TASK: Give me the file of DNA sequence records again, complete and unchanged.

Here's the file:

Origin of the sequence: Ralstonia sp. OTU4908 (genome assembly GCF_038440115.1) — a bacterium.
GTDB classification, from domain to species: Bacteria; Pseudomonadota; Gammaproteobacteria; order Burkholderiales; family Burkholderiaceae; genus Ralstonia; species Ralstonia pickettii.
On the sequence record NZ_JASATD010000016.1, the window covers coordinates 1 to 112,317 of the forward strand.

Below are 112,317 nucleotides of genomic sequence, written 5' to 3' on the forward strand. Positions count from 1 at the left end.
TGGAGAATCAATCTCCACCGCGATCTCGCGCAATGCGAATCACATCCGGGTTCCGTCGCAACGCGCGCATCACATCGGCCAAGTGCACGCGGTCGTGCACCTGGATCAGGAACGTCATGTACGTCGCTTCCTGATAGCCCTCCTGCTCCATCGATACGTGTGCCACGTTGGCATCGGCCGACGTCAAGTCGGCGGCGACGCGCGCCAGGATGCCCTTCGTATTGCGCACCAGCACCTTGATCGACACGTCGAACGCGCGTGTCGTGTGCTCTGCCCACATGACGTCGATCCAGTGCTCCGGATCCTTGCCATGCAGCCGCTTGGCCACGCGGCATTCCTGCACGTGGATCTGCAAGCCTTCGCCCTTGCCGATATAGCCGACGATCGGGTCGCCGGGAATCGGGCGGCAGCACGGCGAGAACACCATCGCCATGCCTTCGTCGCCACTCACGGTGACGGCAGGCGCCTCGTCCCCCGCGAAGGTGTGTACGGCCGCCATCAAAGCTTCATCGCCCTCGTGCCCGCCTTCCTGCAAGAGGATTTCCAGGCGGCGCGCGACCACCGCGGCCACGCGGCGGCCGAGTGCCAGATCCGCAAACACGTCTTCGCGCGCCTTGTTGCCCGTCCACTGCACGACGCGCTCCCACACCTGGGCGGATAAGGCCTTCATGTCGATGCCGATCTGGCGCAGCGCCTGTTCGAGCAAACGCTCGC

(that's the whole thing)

Origin of the sequence: Ralstonia sp. OTU4908 (genome assembly GCF_038440115.1) — a bacterium.
GTDB classification, from domain to species: Bacteria; Pseudomonadota; Gammaproteobacteria; order Burkholderiales; family Burkholderiaceae; genus Ralstonia; species Ralstonia pickettii.
On the sequence record NZ_JASATD010000016.1, the window covers coordinates 1 to 112,317 of the forward strand.

Below are 112,317 nucleotides of genomic sequence, written 5' to 3' on the forward strand. Positions count from 1 at the left end.
TGGAGAATCAATCTCCACCGCGATCTCGCGCAATGCGAATCACATCCGGGTTCCGTCGCAACGCGCGCATCACATCGGCCAAGTGCACGCGGTCGTGCACCTGGATCAGGAACGTCATGTACGTCGCTTCCTGATAGCCCTCCTGCTCCATCGATACGTGTGCCACGTTGGCATCGGCCGACGTCAAGTCGGCGGCGACGCGCGCCAGGATGCCCTTCGTATTGCGCACCAGCACCTTGATCGACACGTCGAACGCGCGTGTCGTGTGCTCTGCCCACATGACGTCGATCCAGTGCTCCGGATCCTTGCCATGCAGCCGCTTGGCCACGCGGCATTCCTGCACGTGGATCTGCAAGCCTTCGCCCTTGCCGATATAGCCGACGATCGGGTCGCCGGGAATCGGGCGGCAGCACGGCGAGAACACCATCGCCATGCCTTCGTCGCCACTCACGGTGACGGCAGGCGCCTCGTCCCCCGCGAAGGTGTGTACGGCCGCCATCAAAGCTTCATCGCCCTCGTGCCCGCCTTCCTGCAAGAGGATTTCCAGGCGGCGCGCGACCACCGCGGCCACGCGGCGGCCGAGTGCCAGATCCGCAAACACGTCTTCGCGCGCCTTGTTGCCCGTCCACTGCACGACGCGCTCCCACACCTGGGCGGATAAGGCCTTCATGTCGATGCCGATCTGGCGCAGCGCCTGTTCGAGCAAACGCTCGC